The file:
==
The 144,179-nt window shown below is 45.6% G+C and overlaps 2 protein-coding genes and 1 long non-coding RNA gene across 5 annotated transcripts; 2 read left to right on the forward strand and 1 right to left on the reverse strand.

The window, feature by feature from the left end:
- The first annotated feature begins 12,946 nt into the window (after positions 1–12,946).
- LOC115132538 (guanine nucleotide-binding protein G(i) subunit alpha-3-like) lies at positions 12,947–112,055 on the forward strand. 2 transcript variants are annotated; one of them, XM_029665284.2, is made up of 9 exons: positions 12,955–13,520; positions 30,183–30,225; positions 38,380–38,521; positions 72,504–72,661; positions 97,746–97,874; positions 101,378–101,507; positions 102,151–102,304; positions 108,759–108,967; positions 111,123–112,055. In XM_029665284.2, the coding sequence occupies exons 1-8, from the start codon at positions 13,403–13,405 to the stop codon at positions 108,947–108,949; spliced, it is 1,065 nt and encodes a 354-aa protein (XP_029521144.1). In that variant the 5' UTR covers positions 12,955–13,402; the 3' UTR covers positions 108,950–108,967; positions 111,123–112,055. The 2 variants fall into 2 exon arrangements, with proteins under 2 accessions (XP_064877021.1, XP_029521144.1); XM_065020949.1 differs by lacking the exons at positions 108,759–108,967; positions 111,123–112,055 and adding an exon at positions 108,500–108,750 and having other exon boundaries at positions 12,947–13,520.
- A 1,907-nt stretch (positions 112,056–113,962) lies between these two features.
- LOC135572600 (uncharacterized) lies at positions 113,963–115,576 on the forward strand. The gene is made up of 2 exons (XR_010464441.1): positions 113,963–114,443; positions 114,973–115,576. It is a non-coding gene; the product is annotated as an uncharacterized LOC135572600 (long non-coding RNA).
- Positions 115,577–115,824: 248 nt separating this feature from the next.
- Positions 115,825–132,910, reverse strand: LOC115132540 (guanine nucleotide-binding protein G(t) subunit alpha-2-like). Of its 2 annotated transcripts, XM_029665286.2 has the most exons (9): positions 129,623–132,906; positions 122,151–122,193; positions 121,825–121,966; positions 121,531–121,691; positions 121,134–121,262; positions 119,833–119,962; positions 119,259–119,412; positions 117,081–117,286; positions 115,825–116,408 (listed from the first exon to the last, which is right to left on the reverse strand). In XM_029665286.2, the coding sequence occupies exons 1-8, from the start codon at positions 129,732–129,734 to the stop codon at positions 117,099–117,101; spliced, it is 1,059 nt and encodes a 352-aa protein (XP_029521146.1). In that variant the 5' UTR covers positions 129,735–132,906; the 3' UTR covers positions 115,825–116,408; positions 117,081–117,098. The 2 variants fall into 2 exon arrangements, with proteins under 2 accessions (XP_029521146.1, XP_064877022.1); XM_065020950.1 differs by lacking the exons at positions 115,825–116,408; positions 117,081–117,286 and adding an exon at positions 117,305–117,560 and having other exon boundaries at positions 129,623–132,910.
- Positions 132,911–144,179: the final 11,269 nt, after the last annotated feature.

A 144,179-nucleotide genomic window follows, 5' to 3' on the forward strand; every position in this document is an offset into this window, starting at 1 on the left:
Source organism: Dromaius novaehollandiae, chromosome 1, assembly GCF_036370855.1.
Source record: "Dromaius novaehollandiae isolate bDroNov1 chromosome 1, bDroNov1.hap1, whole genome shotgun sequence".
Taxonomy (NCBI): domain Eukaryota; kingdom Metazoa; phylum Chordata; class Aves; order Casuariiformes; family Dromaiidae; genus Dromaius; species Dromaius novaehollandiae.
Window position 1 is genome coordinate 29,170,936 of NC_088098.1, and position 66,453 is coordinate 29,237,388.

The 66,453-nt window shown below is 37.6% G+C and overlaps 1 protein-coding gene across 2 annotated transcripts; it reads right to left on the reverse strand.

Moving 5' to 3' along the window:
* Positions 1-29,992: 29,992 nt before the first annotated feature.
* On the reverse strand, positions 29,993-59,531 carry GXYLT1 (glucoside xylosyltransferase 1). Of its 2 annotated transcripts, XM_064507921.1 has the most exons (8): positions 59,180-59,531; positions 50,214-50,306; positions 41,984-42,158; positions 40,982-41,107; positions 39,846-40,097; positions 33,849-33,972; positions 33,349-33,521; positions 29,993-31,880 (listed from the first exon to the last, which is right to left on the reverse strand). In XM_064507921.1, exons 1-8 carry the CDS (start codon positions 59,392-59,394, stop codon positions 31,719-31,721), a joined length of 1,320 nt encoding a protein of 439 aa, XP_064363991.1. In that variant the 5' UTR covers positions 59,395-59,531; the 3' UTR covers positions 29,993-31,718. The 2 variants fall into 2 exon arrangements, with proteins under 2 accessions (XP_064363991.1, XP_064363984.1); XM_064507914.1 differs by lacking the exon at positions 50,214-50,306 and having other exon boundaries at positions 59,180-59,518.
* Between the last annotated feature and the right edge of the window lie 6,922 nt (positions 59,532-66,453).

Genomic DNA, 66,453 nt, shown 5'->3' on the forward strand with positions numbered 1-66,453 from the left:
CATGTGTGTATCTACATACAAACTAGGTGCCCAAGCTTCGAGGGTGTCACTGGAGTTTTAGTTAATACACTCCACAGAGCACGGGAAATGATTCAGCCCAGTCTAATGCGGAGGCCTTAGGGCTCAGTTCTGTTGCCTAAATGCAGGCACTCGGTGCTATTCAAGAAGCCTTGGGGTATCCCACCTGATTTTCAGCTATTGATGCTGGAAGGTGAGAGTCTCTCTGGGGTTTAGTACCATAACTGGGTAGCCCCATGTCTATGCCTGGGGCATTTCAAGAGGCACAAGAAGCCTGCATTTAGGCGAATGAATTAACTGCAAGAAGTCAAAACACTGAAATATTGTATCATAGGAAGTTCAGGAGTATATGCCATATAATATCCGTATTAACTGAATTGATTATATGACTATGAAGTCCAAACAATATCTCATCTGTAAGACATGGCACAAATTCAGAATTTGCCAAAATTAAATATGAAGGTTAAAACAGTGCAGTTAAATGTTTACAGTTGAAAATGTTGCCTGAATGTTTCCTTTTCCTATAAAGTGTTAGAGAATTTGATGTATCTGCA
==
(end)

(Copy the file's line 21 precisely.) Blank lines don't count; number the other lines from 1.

CATGTGTGTATCTACATACAAACTAGGTGCCCAAGCTTCGAGGGTGTCACTGGAGTTTTAGTTAATACACTCCACAGAGCACGGGAAATGATTCAGCCCAGTCTAATGCGGAGGCCTTAGGGCTCAGTTCTGTTGCCTAAATGCAGGCACTCGGTGCTATTCAAGAAGCCTTGGGGTATCCCACCTGATTTTCAGCTATTGATGCTGGAAGGTGAGAGTCTCTCTGGGGTTTAGTACCATAACTGGGTAGCCCCATGTCTATGCCTGGGGCATTTCAAGAGGCACAAGAAGCCTGCATTTAGGCGAATGAATTAACTGCAAGAAGTCAAAACACTGAAATATTGTATCATAGGAAGTTCAGGAGTATATGCCATATAATATCCGTATTAACTGAATTGATTATATGACTATGAAGTCCAAACAATATCTCATCTGTAAGACATGGCACAAATTCAGAATTTGCCAAAATTAAATATGAAGGTTAAAACAGTGCAGTTAAATGTTTACAGTTGAAAATGTTGCCTGAATGTTTCCTTTTCCTATAAAGTGTTAGAGAATTTGATGTATCTGCA